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Medications as a part of the treatment plan

Many times, people have the choice of including medication as part of their mental health treatment plan. When considering medication, it is essential for individuals to start with and maintain a full and open discussion with their clinician.


Determining whether a medication makes sense for an individual's mental health care requires thoughtful consideration of many factors. The risks and benefits on all sides must be weighed, ideally with the input and guidance of a psychiatrist or experienced medical or mental health professional. The health condition, how it is impacting the person's life, and the treatment options that are available all must be considered, alongside risks and benefits of recommended medications, other non-medication treatments, as well as the risks and benefits of going without the medication.

While medications have risks and benefits it is also true that not including medications also has risks and benefits. For example, when severe major depression is not addressed through treatment that includes medication, there are likely outcomes, including disability, suffering, increased medical comorbidity (other health conditions), negative impacts on medical conditions such as cardiac health, chronic pain, and autoimmune conditions, as much as a seven-times increased risk of suicide, as well a 50% increased risk of death by other causes as compared to people without depression or people whose depression is in remission (i.e. no longer experiencing symptoms).1 In other words, the risks of not treating the mental health condition or treating the condition with only “non-biological” interventions must be weighed against the risks of including medication in a treatment plan. When considering a particular medication, it is also important to discuss alternative medications. This process of informed consent (the clinician informing the patient of the risks and benefits of a particular treatment and other options) is considered standard care in any treatment plan including medications — this is true for all medical health care, not just psychiatric care.

Before prescribing medication, a clinician should conduct a thorough evaluation to assess for any physical and mental health conditions, and suicide risk, in an effort to understand the person and their clinical status, make an accurate diagnosis and develop a treatment plan.

Determining the best medication or medications for an individual is a process because while medications do have clinical indications based on research and approved by the FDA for certain conditions, people respond differently to each medication. Generally, clinicians will start with a low dose to avoid unnecessary side effects. It is important for patients to follow up regularly with their clinician so together they can monitor and adjust the dosage of medication(s) based on their effectiveness and side effects. At each visit, the clinician will assess changes in symptoms, side effects and overall improvement. Adjustments are made to the treatment plan, including changing medications when necessary to maximize improvement. If possible, it is important to include a trusted family member or caregiver in conversations about medications so they can assist in checking for benefits and potential side effects as medications are introduced or changed.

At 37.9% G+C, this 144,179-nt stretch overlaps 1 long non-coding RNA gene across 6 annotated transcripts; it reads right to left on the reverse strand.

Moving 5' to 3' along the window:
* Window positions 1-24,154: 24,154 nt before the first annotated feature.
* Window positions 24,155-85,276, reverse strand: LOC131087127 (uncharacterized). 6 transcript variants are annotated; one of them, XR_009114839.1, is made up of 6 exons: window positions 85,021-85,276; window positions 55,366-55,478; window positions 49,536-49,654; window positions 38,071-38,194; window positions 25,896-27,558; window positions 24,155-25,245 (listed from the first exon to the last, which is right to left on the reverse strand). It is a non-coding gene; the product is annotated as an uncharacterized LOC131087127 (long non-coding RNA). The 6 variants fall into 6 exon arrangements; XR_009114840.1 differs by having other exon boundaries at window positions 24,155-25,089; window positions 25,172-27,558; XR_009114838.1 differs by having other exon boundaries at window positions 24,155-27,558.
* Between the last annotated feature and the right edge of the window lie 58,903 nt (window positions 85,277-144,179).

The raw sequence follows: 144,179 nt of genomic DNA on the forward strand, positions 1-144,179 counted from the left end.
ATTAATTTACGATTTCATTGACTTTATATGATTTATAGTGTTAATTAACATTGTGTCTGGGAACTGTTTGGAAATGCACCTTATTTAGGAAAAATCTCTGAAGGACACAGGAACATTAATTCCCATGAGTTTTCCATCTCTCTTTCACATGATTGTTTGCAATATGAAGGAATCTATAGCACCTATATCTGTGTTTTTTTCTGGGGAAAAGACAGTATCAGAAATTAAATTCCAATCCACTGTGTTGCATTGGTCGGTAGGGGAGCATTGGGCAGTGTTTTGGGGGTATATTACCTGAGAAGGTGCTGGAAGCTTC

Both clinician and patient may need to be patient during the process of finding the most helpful medication and maintaining a sense of well-being. It can be very helpful to include family and friends in the process as they often know the person well enough to notice changes in behavior, mood or other symptoms. The greatest treatment outcomes are often achieved through a combination of medication and therapy.

For people with treatment refractory (or treatment-resistant) conditions such as severe or psychotic depression, bipolar disorder or extreme suicide risk, electroconvulsive therapy (ECT) and several forms of transcranial magnetic stimulation (TMS) have been found to be helpful in reducing suicide risk.2, 3

A few medications or classes of medication have additional data to consider related to suicide prevention:

  • Lithium: One of the oldest treatments used in modern psychiatry; has been and still is underutilized. It has a suicide-preventive effect in the long-term treatment of both depression and bipolar mood disorders. However, it also can lead to significant side effects which need to be closely monitored through lab screening (i.e. bloodwork).
  • Clozapine: The only medication to date with an FDA indication for suicide risk reduction, used primarily to treat patients with schizophrenia, and is also underutilized. However, it also has significant side effects which need to be closely monitored through lab monitoring (i.e. bloodwork).
  • Ketamine: Ketamine is still being investigated to understand the longer term outcomes, but it has been found to lead to rapid reduction of depressive symptoms and suicidal ideation. Esketamine is FDA-approved with an indication for treatment-resistant depression and may also have short-term suicide risk reducing properties.